I've tried 259 of those charities so far.

I've found one gift, out of Trump's own pocket, between 2008 and this May.

<snip>

https://www.washingtonpost.com/news/powerpost/paloma/daily-202/2016/08/05/daily-202-lessons-from-my-search-for-donald-trump-s-personal-giving-to-charity/57a3eb5fcd249a7e29d0cf7a/

Texas Fetal Burial Proposal Would Add Thousands to the Cost of an Abortion

And it's not just abortions. Miscarriages as well.

This is the worst of the worst as far as TRAP laws go.


A funeral services consumer advocacy group says a state proposal to require the cremation or burial of aborted fetuses could mean an approximate $2,000 increase to the cost of an abortion.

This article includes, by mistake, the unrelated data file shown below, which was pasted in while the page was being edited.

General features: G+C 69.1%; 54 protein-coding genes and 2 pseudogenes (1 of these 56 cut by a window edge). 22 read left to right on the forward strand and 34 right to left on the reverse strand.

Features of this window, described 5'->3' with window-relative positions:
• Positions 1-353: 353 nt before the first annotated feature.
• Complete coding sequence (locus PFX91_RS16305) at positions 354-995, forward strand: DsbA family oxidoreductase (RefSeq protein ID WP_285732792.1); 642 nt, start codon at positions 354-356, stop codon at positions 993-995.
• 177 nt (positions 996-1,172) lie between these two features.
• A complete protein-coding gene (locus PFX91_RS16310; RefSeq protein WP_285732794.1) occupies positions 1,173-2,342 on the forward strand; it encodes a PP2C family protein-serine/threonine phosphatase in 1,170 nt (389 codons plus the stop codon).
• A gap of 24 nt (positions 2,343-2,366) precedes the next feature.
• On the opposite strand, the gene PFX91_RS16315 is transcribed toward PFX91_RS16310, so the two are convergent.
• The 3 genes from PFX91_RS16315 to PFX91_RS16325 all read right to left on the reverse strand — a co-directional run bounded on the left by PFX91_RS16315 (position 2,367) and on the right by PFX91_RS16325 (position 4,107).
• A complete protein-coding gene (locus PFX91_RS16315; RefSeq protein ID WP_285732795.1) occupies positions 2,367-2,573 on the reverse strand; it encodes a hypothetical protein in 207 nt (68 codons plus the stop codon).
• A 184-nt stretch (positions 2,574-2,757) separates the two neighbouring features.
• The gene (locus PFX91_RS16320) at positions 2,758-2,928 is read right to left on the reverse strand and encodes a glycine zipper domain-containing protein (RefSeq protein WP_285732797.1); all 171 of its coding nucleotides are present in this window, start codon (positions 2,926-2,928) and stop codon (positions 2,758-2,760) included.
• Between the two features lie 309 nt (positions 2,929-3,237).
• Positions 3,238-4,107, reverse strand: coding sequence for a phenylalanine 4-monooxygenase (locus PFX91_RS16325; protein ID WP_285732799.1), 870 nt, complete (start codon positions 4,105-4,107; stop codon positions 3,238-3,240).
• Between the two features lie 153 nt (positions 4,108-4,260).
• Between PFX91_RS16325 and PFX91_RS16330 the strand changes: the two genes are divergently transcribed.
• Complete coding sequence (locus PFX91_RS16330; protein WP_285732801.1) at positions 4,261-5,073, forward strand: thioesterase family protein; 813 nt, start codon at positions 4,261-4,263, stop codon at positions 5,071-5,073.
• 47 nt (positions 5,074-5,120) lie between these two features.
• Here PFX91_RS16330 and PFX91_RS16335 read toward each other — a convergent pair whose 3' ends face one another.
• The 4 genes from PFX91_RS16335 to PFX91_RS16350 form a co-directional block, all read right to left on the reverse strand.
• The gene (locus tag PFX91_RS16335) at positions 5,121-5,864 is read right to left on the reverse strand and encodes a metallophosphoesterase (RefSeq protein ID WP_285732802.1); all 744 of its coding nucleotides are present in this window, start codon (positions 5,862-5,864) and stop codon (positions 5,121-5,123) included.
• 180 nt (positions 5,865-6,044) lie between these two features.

On July 1, the Texas Health and Human Services Commission quietly slipped a proposed rule into the Texas Register that would require fetal remains, whether as a result of an abortion or a miscarriage, to be buried or cremated instead of being disposed of in a sanitary landfill or incinerated.


This proposal first surfaced four days after the Supreme Court ruled that Texas' House Bill 2, which increased regulatory burdens on abortion clinics, causing many in the state to close, was unconstitutional. The Center for Reproductive Rights, which argued against House Bill 2, has called the nature of the fetal burial proposal, which could take effect in September, a political maneuver that seeks to undermine women's rights that will likely result in more costly litigation for the state.